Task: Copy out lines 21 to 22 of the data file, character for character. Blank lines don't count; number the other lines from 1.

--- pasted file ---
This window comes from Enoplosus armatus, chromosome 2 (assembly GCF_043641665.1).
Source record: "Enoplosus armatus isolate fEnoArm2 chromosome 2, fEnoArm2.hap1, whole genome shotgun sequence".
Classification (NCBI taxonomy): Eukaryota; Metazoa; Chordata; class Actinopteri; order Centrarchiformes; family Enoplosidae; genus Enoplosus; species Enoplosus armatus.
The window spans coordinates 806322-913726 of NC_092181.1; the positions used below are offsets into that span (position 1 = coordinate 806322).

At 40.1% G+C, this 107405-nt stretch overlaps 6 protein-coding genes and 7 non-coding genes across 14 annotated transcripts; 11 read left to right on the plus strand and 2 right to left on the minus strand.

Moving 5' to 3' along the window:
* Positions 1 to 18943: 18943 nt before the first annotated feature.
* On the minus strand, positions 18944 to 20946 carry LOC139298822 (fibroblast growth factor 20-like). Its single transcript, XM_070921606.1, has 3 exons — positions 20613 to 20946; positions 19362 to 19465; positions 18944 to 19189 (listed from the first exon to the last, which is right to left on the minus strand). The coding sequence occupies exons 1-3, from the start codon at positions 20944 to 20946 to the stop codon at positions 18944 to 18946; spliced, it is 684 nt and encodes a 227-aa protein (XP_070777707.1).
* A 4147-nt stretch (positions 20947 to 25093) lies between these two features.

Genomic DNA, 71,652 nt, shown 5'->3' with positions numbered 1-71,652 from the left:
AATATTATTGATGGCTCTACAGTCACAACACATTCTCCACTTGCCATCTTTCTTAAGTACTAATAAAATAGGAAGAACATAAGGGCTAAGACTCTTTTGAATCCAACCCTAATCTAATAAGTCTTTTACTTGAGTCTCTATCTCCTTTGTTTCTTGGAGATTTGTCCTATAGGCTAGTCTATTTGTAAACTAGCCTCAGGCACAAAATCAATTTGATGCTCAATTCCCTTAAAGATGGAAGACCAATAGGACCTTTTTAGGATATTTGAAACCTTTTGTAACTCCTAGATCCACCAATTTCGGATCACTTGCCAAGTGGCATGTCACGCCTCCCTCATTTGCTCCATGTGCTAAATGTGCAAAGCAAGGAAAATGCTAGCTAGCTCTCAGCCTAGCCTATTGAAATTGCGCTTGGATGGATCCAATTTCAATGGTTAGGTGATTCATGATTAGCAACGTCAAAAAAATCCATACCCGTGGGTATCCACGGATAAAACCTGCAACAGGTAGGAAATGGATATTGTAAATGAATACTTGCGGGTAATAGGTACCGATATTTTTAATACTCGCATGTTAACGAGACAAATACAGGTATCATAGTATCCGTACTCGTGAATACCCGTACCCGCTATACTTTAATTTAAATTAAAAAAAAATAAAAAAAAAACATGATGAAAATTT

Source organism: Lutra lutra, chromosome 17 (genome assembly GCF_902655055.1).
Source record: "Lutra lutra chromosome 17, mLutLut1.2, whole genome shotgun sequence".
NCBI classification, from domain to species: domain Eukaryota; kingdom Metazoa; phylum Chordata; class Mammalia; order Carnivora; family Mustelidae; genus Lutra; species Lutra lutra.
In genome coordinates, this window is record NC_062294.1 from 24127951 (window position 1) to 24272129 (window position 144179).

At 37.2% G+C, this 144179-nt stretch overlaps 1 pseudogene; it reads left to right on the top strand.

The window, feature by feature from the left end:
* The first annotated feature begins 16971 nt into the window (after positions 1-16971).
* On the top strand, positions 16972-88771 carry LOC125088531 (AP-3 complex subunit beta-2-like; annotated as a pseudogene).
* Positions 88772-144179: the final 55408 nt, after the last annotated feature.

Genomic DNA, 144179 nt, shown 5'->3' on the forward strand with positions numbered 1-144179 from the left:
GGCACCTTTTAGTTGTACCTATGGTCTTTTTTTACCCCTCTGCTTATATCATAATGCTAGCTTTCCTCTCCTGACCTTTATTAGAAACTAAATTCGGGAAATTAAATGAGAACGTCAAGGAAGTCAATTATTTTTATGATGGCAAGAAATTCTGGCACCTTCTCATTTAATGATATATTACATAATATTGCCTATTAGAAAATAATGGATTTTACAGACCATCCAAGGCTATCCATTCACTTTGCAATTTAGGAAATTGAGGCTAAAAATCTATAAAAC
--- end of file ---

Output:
Genomic DNA, 144179 nt, shown 5'->3' on the forward strand with positions numbered 1-144179 from the left:
GGCACCTTTTAGTTGTACCTATGGTCTTTTTTTACCCCTCTGCTTATATCATAATGCTAGCTTTCCTCTCCTGACCTTTATTAGAAACTAAATTCGGGAAATTAAATGAGAACGTCAAGGAAGTCAATTATTTTTATGATGGCAAGAAATTCTGGCACCTTCTCATTTAATGATATATTACATAATATTGCCTATTAGAAAATAATGGATTTTACAGACCATCCAAGGCTATCCATTCACTTTGCAATTTAGGAAATTGAGGCTAAAAATCTATAAAAC